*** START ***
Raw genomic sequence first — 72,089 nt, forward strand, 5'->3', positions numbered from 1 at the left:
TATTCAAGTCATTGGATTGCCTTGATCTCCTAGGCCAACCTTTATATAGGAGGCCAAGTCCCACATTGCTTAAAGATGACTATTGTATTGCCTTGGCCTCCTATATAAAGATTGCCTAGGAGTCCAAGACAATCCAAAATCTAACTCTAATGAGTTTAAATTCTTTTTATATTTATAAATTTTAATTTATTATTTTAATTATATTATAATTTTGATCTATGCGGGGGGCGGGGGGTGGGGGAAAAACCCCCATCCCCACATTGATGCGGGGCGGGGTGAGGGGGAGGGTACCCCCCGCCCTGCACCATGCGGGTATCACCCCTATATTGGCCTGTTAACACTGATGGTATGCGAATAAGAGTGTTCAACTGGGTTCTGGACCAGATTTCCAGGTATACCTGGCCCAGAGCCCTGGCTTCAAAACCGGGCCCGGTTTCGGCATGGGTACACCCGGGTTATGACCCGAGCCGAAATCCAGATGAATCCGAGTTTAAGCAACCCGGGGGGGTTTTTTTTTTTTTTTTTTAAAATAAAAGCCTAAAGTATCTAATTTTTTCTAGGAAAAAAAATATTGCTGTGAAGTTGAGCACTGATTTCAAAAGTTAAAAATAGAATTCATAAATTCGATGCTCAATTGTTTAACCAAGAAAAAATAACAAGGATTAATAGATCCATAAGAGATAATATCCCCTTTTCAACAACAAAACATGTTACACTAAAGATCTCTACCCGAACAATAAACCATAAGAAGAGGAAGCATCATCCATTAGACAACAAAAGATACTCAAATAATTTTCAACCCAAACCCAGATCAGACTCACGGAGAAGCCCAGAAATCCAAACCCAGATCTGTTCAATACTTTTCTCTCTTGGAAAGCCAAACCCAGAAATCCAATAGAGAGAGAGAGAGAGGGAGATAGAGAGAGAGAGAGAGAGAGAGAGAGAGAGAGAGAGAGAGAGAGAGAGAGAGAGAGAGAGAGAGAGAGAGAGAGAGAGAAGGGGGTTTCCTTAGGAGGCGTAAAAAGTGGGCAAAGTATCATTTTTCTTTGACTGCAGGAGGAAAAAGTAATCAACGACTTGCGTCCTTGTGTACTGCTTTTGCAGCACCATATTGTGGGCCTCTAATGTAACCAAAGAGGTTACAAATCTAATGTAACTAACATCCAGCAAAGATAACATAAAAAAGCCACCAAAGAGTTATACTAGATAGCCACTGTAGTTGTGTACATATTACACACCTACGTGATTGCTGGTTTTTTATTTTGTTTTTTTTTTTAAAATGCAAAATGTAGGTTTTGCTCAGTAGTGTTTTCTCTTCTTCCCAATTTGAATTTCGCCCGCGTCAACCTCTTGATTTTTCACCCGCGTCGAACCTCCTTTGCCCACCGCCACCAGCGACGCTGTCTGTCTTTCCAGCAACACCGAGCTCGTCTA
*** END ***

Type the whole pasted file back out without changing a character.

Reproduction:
Raw genomic sequence first — 72,089 nt, forward strand, 5'->3', positions numbered from 1 at the left:
TATTCAAGTCATTGGATTGCCTTGATCTCCTAGGCCAACCTTTATATAGGAGGCCAAGTCCCACATTGCTTAAAGATGACTATTGTATTGCCTTGGCCTCCTATATAAAGATTGCCTAGGAGTCCAAGACAATCCAAAATCTAACTCTAATGAGTTTAAATTCTTTTTATATTTATAAATTTTAATTTATTATTTTAATTATATTATAATTTTGATCTATGCGGGGGGCGGGGGGTGGGGGAAAAACCCCCATCCCCACATTGATGCGGGGCGGGGTGAGGGGGAGGGTACCCCCCGCCCTGCACCATGCGGGTATCACCCCTATATTGGCCTGTTAACACTGATGGTATGCGAATAAGAGTGTTCAACTGGGTTCTGGACCAGATTTCCAGGTATACCTGGCCCAGAGCCCTGGCTTCAAAACCGGGCCCGGTTTCGGCATGGGTACACCCGGGTTATGACCCGAGCCGAAATCCAGATGAATCCGAGTTTAAGCAACCCGGGGGGGTTTTTTTTTTTTTTTTTTAAAATAAAAGCCTAAAGTATCTAATTTTTTCTAGGAAAAAAAATATTGCTGTGAAGTTGAGCACTGATTTCAAAAGTTAAAAATAGAATTCATAAATTCGATGCTCAATTGTTTAACCAAGAAAAAATAACAAGGATTAATAGATCCATAAGAGATAATATCCCCTTTTCAACAACAAAACATGTTACACTAAAGATCTCTACCCGAACAATAAACCATAAGAAGAGGAAGCATCATCCATTAGACAACAAAAGATACTCAAATAATTTTCAACCCAAACCCAGATCAGACTCACGGAGAAGCCCAGAAATCCAAACCCAGATCTGTTCAATACTTTTCTCTCTTGGAAAGCCAAACCCAGAAATCCAATAGAGAGAGAGAGAGAGGGAGATAGAGAGAGAGAGAGAGAGAGAGAGAGAGAGAGAGAGAGAGAGAGAGAGAGAGAGAGAGAGAGAGAGAGAGAGAGAGAGAAGGGGGTTTCCTTAGGAGGCGTAAAAAGTGGGCAAAGTATCATTTTTCTTTGACTGCAGGAGGAAAAAGTAATCAACGACTTGCGTCCTTGTGTACTGCTTTTGCAGCACCATATTGTGGGCCTCTAATGTAACCAAAGAGGTTACAAATCTAATGTAACTAACATCCAGCAAAGATAACATAAAAAAGCCACCAAAGAGTTATACTAGATAGCCACTGTAGTTGTGTACATATTACACACCTACGTGATTGCTGGTTTTTTATTTTGTTTTTTTTTTTAAAATGCAAAATGTAGGTTTTGCTCAGTAGTGTTTTCTCTTCTTCCCAATTTGAATTTCGCCCGCGTCAACCTCTTGATTTTTCACCCGCGTCGAACCTCCTTTGCCCACCGCCACCAGCGACGCTGTCTGTCTTTCCAGCAACACCGAGCTCGTCTA